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Drivers reveal how they use cell phones while driving

In August 2017, Progressive insurance conducted a study involving roughly 1,000 drivers over the 18 who were not Progressive customers. Generally speaking, most Pennsylvania residents and others believed that distracted driving was one of the biggest causes of accidents. Over 90 percent of respondents said that it should be illegal. However, more than one-third of those who responded said that they were confident in their ability to text while driving.

It is important to point out that there was a difference in opinion between older and younger drivers when it came to that assertion. Of those between the ages of 18-34 who responded to the survey, 62 percent said that they could safely text and drive. However, only 6 percent of respondents ages 55 and older shared that belief. The National Highway Traffic Safety Administration found that 3,477 people died and 391,000 were injured in crashes involving distracted drivers in 2015.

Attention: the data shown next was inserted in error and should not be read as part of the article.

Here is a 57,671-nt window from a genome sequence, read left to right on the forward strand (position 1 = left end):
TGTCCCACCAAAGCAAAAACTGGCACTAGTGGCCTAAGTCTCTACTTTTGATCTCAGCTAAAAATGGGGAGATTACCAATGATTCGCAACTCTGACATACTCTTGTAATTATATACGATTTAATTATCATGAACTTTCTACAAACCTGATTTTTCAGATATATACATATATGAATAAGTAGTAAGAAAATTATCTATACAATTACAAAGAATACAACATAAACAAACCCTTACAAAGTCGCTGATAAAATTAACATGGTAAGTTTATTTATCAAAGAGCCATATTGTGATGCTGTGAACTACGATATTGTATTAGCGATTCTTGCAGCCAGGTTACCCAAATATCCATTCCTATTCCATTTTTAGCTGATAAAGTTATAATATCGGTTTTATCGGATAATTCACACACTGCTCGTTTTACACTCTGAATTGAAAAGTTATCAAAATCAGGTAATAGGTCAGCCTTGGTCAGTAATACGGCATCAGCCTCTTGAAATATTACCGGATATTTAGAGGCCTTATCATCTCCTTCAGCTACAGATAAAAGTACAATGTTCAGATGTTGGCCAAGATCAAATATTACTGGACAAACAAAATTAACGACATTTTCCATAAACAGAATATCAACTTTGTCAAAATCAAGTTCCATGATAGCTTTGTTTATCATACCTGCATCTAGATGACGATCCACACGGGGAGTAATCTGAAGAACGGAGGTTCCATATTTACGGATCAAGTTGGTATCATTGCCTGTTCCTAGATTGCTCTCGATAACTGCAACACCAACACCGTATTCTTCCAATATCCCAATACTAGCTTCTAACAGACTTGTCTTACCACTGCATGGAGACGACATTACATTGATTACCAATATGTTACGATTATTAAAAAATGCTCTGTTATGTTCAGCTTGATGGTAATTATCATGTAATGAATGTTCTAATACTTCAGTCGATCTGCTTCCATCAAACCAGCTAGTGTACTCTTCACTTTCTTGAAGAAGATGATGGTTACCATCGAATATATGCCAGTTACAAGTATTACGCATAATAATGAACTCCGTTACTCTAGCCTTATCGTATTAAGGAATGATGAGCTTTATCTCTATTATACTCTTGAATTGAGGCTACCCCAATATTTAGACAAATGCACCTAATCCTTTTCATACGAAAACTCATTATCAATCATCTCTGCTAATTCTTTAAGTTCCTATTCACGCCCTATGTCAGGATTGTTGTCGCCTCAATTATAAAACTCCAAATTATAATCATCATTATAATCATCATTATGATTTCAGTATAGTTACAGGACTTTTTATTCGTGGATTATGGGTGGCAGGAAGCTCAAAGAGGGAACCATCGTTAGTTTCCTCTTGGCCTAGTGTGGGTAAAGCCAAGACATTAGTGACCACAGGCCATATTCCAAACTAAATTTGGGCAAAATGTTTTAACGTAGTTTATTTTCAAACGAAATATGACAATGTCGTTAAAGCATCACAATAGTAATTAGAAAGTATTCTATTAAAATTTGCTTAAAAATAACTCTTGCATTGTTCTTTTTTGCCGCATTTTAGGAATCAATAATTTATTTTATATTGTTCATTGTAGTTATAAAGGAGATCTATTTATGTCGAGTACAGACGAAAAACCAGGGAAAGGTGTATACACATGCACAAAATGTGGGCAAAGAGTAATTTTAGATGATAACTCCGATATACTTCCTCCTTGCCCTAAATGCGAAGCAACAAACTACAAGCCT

In addition to texting while driving, 43 percent of respondents said that it was acceptable to listen to music through a phone while operating a motor vehicle. Other actions some respondents found acceptable while driving included using a map or making a phone call. Drivers said that they used their phones while in a car to look at maps either while stopped at a light, stuck in traffic or while driving.

Accidents involving distracted drivers may lead to catastrophic injuries. This may be because distracted drivers do not stop or slow down prior to a collision. Those who have been hurt in a car accident may wish to talk with an attorney. It may be possible to gather evidence, such as cell phone records or witness statements, that may verify that a driver was negligent in causing a crash because he or she was distracted.

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